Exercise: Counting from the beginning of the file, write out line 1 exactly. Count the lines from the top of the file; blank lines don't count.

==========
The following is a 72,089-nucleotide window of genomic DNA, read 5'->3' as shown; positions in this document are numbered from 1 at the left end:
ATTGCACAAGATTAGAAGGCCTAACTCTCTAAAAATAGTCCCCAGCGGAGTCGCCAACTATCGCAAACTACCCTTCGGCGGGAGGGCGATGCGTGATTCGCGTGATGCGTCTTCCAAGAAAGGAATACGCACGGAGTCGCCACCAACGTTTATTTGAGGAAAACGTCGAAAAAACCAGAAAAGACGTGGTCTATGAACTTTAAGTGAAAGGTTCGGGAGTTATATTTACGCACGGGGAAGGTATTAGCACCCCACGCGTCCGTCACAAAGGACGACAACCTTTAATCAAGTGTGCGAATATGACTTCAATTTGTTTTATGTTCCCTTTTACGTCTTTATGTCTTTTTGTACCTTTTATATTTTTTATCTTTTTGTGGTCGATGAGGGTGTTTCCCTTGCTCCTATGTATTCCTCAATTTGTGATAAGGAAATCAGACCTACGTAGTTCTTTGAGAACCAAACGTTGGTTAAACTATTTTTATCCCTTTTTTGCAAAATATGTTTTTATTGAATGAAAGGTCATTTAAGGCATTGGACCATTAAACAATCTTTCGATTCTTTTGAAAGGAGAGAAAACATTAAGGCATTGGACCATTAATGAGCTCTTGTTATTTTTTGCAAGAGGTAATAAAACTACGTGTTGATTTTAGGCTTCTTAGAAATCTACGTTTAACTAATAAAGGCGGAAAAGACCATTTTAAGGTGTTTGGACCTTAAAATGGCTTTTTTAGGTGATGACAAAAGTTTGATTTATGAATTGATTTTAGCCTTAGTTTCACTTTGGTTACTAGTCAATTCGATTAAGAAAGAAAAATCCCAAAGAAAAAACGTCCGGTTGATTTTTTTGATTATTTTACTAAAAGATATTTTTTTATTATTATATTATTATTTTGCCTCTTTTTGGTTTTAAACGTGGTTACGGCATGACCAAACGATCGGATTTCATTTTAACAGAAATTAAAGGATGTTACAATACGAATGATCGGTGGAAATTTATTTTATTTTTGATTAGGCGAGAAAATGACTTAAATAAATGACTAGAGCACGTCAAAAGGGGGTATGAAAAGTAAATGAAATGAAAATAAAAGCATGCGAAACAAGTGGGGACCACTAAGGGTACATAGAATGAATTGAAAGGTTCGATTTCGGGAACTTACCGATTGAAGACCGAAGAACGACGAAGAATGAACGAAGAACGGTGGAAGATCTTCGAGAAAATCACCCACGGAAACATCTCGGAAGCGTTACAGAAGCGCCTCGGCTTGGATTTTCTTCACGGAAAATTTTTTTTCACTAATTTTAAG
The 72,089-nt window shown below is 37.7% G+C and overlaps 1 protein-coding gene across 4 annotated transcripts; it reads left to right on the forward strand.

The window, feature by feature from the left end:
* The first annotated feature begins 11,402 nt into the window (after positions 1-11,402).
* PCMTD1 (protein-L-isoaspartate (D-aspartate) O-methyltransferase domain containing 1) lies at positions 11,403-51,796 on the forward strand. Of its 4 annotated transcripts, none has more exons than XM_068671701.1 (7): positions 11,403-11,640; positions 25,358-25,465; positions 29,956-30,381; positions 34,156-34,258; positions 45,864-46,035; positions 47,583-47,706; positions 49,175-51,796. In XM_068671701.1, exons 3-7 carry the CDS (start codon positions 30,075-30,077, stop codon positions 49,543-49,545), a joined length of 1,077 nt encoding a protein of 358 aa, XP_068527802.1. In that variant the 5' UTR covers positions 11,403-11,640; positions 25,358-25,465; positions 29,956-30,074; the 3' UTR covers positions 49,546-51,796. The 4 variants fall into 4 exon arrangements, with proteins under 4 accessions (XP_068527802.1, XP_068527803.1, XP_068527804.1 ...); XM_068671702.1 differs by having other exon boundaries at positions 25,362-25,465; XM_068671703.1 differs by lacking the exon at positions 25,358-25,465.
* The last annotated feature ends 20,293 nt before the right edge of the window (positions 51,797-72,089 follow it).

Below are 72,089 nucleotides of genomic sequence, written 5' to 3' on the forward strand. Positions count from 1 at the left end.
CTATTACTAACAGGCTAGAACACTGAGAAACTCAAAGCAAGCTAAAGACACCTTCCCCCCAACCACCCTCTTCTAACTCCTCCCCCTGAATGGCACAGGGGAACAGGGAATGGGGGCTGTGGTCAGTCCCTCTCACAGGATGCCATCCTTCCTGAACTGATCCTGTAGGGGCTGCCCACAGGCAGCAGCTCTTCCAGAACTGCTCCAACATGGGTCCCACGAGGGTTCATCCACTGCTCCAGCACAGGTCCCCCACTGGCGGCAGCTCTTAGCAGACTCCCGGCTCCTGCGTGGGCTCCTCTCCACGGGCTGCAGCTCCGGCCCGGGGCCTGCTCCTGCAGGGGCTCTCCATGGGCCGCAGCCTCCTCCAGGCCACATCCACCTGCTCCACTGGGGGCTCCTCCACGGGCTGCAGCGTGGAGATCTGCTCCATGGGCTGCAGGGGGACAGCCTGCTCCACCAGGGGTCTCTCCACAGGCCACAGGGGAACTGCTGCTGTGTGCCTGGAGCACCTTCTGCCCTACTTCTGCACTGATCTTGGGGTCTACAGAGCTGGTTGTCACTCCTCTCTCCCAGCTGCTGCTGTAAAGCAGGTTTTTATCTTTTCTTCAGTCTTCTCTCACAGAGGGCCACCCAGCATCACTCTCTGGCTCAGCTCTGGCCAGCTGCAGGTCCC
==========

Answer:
The following is a 72,089-nucleotide window of genomic DNA, read 5'->3' as shown; positions in this document are numbered from 1 at the left end: